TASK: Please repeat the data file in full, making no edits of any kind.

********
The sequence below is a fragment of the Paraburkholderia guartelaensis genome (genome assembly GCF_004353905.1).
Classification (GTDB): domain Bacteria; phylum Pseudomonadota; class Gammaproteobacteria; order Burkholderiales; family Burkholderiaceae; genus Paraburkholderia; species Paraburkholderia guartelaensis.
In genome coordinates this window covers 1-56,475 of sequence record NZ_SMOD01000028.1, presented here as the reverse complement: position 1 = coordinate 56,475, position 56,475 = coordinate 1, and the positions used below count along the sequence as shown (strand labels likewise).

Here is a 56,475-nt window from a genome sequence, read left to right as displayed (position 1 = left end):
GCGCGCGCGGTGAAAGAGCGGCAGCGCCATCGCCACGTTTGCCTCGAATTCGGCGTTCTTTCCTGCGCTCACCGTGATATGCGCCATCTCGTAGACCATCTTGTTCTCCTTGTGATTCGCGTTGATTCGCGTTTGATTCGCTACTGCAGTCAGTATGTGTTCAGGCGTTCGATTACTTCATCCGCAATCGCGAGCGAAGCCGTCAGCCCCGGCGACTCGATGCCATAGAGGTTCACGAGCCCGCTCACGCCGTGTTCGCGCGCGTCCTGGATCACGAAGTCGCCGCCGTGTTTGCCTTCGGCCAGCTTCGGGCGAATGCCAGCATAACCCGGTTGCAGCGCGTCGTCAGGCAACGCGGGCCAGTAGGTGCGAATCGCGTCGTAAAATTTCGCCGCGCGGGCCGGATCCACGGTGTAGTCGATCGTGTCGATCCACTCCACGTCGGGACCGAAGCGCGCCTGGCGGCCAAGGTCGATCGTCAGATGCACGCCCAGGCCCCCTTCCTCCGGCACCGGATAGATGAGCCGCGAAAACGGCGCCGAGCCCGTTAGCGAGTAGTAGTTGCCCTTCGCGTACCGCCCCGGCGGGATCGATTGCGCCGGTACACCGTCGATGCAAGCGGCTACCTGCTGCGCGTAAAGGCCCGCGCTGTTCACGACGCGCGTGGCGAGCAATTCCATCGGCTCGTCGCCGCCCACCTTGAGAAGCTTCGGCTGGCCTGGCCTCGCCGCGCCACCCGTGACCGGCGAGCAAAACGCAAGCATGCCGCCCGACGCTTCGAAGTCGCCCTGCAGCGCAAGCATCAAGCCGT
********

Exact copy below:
The sequence below is a fragment of the Paraburkholderia guartelaensis genome (genome assembly GCF_004353905.1).
Classification (GTDB): domain Bacteria; phylum Pseudomonadota; class Gammaproteobacteria; order Burkholderiales; family Burkholderiaceae; genus Paraburkholderia; species Paraburkholderia guartelaensis.
In genome coordinates this window covers 1-56,475 of sequence record NZ_SMOD01000028.1, presented here as the reverse complement: position 1 = coordinate 56,475, position 56,475 = coordinate 1, and the positions used below count along the sequence as shown (strand labels likewise).

Here is a 56,475-nt window from a genome sequence, read left to right as displayed (position 1 = left end):
GCGCGCGCGGTGAAAGAGCGGCAGCGCCATCGCCACGTTTGCCTCGAATTCGGCGTTCTTTCCTGCGCTCACCGTGATATGCGCCATCTCGTAGACCATCTTGTTCTCCTTGTGATTCGCGTTGATTCGCGTTTGATTCGCTACTGCAGTCAGTATGTGTTCAGGCGTTCGATTACTTCATCCGCAATCGCGAGCGAAGCCGTCAGCCCCGGCGACTCGATGCCATAGAGGTTCACGAGCCCGCTCACGCCGTGTTCGCGCGCGTCCTGGATCACGAAGTCGCCGCCGTGTTTGCCTTCGGCCAGCTTCGGGCGAATGCCAGCATAACCCGGTTGCAGCGCGTCGTCAGGCAACGCGGGCCAGTAGGTGCGAATCGCGTCGTAAAATTTCGCCGCGCGGGCCGGATCCACGGTGTAGTCGATCGTGTCGATCCACTCCACGTCGGGACCGAAGCGCGCCTGGCGGCCAAGGTCGATCGTCAGATGCACGCCCAGGCCCCCTTCCTCCGGCACCGGATAGATGAGCCGCGAAAACGGCGCCGAGCCCGTTAGCGAGTAGTAGTTGCCCTTCGCGTACCGCCCCGGCGGGATCGATTGCGCCGGTACACCGTCGATGCAAGCGGCTACCTGCTGCGCGTAAAGGCCCGCGCTGTTCACGACGCGCGTGGCGAGCAATTCCATCGGCTCGTCGCCGCCCACCTTGAGAAGCTTCGGCTGGCCTGGCCTCGCCGCGCCACCCGTGACCGGCGAGCAAAACGCAAGCATGCCGCCCGACGCTTCGAAGTCGCCCTGCAGCGCAAGCATCAAGCCGT